I WOULD wish every mother to pay attention to the difference between a course of action, adopted in compliance with the authority, and between a conduct pursued for the sake of another.
The first proceeds from reasoning; the second flows from affection. The first may be abandoned, when the immediate cause may have ceased to exist; the latter will be permanent, as it did not depend upon circumstances, or accidental considerations, but is founded in a moral and constant principle.
In the case now before us, if the infant does not disappoint the hope of the mother, it will be a proof, first of affection, secondly, of confidence.
Of affection for the earliest, and the most innocent wish to please, is that of the infant to please the mother. If it be questioned, whether that wish can at all exist in one so little advanced in developmert, I would again, as I do upon almost all occasions, appeal to the experience of mothers.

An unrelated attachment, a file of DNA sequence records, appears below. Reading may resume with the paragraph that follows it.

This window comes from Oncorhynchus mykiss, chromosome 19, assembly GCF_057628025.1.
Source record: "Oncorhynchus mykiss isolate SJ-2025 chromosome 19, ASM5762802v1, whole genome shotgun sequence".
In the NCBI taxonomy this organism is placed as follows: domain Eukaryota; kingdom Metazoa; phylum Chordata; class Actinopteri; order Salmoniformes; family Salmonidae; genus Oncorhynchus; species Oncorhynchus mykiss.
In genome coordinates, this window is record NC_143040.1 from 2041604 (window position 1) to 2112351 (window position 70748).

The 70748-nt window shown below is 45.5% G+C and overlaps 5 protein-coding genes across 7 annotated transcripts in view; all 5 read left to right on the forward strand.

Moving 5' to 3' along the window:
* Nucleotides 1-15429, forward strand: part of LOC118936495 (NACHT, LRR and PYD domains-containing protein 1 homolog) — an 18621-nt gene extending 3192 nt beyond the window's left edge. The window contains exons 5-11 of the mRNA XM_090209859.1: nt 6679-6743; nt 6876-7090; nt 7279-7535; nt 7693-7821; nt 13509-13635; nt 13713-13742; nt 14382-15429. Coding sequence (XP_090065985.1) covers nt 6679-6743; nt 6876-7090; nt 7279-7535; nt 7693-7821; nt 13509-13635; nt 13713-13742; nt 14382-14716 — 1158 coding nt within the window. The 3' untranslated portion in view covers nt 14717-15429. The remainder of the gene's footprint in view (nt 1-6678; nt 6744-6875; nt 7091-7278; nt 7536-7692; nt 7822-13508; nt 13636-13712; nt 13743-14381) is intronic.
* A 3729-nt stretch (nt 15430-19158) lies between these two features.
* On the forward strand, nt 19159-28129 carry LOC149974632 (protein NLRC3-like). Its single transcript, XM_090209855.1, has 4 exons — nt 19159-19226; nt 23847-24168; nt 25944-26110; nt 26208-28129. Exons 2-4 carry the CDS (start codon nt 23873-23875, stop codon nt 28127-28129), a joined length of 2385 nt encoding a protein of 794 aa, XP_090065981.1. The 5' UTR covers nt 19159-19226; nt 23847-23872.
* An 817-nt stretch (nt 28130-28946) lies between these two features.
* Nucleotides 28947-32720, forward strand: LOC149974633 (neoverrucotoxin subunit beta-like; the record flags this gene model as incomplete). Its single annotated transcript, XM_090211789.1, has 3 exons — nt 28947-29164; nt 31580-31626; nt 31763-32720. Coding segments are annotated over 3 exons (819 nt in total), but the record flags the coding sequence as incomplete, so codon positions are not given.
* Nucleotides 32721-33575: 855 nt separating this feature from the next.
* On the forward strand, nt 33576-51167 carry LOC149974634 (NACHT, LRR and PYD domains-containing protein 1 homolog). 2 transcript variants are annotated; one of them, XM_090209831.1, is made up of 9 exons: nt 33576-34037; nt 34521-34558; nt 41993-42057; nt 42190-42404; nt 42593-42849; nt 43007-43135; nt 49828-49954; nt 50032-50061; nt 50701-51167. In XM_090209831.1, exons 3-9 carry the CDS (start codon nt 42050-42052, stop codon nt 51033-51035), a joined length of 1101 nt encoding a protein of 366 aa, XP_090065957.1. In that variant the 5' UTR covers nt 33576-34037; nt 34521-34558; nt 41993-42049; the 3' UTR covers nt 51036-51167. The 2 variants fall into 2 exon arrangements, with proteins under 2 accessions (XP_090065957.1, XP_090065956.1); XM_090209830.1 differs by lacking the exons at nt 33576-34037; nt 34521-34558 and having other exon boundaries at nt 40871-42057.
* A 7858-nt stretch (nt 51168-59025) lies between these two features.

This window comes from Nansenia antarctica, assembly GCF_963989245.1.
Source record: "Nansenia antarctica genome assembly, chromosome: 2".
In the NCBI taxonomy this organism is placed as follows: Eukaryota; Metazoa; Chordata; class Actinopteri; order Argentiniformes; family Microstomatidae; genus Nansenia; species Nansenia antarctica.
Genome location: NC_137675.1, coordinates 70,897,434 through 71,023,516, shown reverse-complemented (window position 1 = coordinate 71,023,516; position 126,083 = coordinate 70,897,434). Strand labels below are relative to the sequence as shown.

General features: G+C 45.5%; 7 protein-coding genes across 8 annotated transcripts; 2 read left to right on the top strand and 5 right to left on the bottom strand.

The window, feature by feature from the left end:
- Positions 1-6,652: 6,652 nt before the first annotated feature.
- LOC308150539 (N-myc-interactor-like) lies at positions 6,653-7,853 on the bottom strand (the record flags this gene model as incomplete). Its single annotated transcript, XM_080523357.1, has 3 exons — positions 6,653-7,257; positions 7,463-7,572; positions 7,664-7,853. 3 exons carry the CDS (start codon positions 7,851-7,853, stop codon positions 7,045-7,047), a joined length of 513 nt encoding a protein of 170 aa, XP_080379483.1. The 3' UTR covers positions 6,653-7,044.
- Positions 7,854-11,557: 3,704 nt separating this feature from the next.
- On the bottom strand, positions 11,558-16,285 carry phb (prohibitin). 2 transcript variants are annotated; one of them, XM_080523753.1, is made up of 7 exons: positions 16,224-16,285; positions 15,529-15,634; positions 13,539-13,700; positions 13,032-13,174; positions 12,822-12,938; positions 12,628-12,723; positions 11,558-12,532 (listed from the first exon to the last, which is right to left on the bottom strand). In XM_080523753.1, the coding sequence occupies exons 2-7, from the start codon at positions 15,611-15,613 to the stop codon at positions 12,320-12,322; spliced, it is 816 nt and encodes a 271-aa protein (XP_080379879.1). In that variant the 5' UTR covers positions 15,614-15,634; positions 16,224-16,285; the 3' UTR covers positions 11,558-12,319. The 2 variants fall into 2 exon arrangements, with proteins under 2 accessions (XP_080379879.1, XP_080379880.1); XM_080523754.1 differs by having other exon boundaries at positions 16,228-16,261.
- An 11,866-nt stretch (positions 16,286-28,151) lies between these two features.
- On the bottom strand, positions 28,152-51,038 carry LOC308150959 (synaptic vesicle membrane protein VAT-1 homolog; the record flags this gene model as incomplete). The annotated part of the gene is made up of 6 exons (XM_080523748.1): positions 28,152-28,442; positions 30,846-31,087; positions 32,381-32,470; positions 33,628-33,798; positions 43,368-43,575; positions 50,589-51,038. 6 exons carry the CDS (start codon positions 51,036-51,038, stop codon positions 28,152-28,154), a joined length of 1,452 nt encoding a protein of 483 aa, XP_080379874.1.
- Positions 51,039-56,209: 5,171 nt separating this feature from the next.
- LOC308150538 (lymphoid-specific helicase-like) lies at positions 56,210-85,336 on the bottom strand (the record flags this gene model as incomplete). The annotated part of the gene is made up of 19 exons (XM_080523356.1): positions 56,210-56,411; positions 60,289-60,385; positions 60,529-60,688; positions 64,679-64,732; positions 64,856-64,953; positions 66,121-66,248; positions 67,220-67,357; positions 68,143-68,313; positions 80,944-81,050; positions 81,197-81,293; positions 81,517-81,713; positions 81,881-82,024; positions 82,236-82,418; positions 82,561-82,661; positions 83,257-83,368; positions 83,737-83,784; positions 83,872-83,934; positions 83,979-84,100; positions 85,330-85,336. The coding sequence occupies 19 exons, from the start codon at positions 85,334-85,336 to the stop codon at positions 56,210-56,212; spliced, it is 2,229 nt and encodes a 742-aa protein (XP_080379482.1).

It is a proof, also, of confidence. Whenever an infant has been neglected; when the necessary attention has not been paid to its wants and when, instead of the smile of kindness, it been treated with the frown of severity; it will be difficult to restore it to that quiet and amiable disposition, in which it will wait for the gratification of its desires without impatience, and enjoy it without greediness.
If affection and confidence have once gained ground in the heart, it will be the first duty of the mother to do every thing in her power to encourage, to strengthen, and to elevate this principle. Pestalozzi.